Recognizing sleep apnea syndrome

An increasing incidence of obesity in the United States is causing the rise of other associated health problems, one of which leads to heart disease and premature death. This condition is called sleep apnea syndrome (SAS), and it can occur in both children and adults.

The first description in medical literature of what is now called sleep apnea dates only from 1965. However, this condition has long been recognized as a trait of obese people. The term “Pickwickian syndrome” is sometimes used and was coined by the famous early-20th-century physician, William Osler, who must have read Charles Dickens’s “The Pickwick Papers.”

For the affected person, episodes of not breathing (apnea) are usually noticed by family and bed partners and may occur five to more than 50 times an hour. There is loud snoring, restlessness and nighttime choking or gasping spells. Generally, the person with sleep apnea does not wake-up after an episode. It is important to point out that almost all people who have sleep apnea snore, but not all people who snore have sleep apnea.



The three forms of sleep apnea are central, obstructive and mixed.

In the central form, breathing stops because the body does not try to take in breath. The person experiences a drop in oxygen levels and a rise of carbon dioxide. The sleeper stops breathing with no chest movements or struggling, followed by a period of faster breathing. Central apnea is present in about one to two percent of persons with sleep apnea syndrome. This form is not associated with obesity.

The most common form of sleep apnea is from airway obstruction. In obstructive SAS, breathing is interrupted by a partial blockage of the upper airway when the person is taking in a breath, causing snoring. The obstruction is caused by a relaxation of the soft tissue of the upper airway or narrowing of the throat from excessive weight. For children with sleep apnea, most cases result from obstruction from enlarged tonsils or abnormal airway passages.

Mixed obstructive sleep apnea is a combination of central and obstructive causes.

The symptoms of sleepapnea are:

  • Excessive daytime sleepiness so pronounced that it can cause falling asleep while driving or inappropriately drifting off while doing something that requires concentration
  • Waking up tired and un-refreshed
  • Problems with memory, difficulty with concentration, feeling tired and irritable
  • Morning or night headaches
  • Heartburn or a sour taste in the mouth at night
  • Leg swelling
  • Change in sleeping pattern with having to get up during the night to urinate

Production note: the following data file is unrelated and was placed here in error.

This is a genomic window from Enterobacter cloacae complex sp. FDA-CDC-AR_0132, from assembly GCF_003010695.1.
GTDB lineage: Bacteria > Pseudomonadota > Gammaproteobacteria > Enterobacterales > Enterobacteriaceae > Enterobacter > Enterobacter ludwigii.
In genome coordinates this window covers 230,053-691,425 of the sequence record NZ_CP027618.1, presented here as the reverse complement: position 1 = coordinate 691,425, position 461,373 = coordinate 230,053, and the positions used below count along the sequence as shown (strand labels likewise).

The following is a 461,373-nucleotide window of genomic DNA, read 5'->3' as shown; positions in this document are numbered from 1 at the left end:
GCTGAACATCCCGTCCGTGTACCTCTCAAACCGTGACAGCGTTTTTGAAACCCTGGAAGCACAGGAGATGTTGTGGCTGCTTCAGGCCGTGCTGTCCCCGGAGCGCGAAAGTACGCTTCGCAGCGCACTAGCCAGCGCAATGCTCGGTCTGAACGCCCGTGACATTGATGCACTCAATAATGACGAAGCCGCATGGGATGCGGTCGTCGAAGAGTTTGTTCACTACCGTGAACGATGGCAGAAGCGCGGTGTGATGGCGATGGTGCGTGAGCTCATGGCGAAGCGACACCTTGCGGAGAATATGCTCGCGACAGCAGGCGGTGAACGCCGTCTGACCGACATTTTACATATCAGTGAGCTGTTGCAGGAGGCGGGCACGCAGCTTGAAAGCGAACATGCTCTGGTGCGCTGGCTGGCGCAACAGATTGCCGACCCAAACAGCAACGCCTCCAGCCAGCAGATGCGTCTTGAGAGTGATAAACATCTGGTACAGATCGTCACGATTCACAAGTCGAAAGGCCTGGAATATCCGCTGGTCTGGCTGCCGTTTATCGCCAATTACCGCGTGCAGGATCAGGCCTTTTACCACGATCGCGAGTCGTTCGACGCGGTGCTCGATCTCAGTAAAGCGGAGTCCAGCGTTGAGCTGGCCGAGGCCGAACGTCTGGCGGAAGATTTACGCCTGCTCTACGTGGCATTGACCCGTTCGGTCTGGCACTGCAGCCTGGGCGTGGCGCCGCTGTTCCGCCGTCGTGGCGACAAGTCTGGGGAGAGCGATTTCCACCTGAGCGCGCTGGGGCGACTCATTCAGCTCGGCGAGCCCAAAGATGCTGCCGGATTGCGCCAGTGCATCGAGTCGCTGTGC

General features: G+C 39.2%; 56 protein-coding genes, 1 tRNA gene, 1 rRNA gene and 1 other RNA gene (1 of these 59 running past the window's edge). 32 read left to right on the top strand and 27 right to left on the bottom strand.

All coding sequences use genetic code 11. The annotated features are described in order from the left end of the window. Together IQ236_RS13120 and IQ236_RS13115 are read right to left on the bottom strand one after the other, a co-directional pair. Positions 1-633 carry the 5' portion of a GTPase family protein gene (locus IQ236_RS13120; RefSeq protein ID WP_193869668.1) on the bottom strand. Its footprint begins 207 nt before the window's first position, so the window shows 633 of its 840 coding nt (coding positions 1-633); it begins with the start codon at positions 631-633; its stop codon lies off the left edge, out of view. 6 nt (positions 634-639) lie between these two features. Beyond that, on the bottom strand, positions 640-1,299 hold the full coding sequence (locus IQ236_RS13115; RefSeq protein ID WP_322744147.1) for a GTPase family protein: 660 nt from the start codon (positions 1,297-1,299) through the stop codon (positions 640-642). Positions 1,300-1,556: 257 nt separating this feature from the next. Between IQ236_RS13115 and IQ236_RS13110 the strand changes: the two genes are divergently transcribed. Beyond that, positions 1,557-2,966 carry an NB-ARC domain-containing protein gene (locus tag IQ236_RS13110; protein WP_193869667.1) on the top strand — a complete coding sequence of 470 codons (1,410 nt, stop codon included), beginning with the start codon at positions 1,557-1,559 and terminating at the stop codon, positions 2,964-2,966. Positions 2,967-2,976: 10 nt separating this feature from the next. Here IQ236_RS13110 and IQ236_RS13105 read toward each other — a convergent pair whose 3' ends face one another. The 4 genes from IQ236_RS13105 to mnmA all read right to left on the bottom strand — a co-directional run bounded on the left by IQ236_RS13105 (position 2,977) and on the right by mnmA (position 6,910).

• Sweating and chest pain at night


Long term condition

Symptoms may be present for years without being recognized, during which time the sufferer becomes conditioned to the daytime sleepiness and fatigue associated with significant levels of sleep disturbance.

Sleep apnea syndrome is a major threat to health. Evidence shows that this condition is involved in the premature deaths of people in their 40s and 50s. During the apneic period, blood pressure shoots up and then falls when the person takes a breath. The repetitive stress on the circulatory system can lead to heart enlargement, because these pressure spikes occur hundreds of times per night over many years, which can also lead to congestive heart failure. People with severe coronary artery disease whose blood oxygen drops during each episode may also be at risk of irregular and potentially fatal ventricular contractions.

Sleep apnea is diagnosed by undergoing a sleep study in which the person is monitored while sleeping. Oxygen levels are measured, along with heart rate and the number of episodes per hour.



How is this condition treated?

Changing behavior is an important part of the treatment program. The individual should avoid the use of alcohol, tobacco and sleeping pills, which make the airway more likely to collapse during sleep and make the apneic periods longer. Overweight persons benefit from losing weight. Even a small amount of weight loss can reduce the number of episodes. In some people with mild sleep apnea, breathing pauses occur only when they sleep on their backs; in such cases, using pillows and other devices will help them sleep in a side position.

For more severe cases there are mechanical therapies. Nasal continuous positive airway pressure (CPAP) is the most common effective treatment for sleep apnea. The patient wears a mask over the nose during sleep, and continuous pressure from a blower forces air through the nasal passages to prevent the throat from collapsing. Nasal CPAP is not a permanent cure, and apnea episodes return when CPAP is stopped or not properly used.

Dental appliances are also sometimes prescribed to reposition the lower jaw and the tongue and have been helpful to some patients with mild sleep apnea or who snore but do not have SAS. Most often, a dentist or orthodontist will fit the patient with such a device. For more severe cases, there are also surgical procedures that attempt to open the air passages to reduce obstruction.

If you or someone you know who may have sleep apnea, it is important to discuss this concern with a physician so that a sleep study can be ordered.

 

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